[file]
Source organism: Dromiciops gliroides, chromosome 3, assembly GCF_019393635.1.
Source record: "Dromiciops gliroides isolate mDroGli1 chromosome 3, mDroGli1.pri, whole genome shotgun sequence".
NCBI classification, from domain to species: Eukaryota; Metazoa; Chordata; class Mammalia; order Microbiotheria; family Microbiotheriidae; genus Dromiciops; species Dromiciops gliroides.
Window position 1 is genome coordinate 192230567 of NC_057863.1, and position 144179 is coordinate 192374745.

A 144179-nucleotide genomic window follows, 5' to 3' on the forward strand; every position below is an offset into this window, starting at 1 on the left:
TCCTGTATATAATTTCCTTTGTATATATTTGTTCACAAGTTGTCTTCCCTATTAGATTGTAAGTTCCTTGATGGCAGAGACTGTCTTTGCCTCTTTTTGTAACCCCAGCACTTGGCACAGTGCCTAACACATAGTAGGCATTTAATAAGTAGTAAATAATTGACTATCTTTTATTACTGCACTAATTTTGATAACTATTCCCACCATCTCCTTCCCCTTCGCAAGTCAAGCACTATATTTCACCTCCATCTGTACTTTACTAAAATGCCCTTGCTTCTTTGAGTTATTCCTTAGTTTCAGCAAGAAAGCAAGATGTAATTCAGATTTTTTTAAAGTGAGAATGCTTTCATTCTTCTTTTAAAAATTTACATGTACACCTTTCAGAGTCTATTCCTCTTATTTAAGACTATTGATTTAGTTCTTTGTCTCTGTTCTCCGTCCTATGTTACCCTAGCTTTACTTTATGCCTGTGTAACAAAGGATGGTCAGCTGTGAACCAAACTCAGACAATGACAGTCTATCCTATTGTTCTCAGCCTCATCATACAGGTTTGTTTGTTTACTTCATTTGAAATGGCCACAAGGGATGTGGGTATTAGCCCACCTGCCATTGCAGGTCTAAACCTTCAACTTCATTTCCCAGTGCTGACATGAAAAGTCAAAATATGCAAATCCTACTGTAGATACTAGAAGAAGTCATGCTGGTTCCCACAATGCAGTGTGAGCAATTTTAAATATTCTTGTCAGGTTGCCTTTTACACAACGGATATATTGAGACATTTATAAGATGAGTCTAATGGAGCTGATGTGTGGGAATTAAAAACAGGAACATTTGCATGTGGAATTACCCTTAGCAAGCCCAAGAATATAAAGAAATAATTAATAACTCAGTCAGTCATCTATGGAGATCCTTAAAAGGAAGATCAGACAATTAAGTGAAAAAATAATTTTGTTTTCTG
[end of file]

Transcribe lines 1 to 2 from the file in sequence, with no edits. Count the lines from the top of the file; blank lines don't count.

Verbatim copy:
Source organism: Dromiciops gliroides, chromosome 3, assembly GCF_019393635.1.
Source record: "Dromiciops gliroides isolate mDroGli1 chromosome 3, mDroGli1.pri, whole genome shotgun sequence".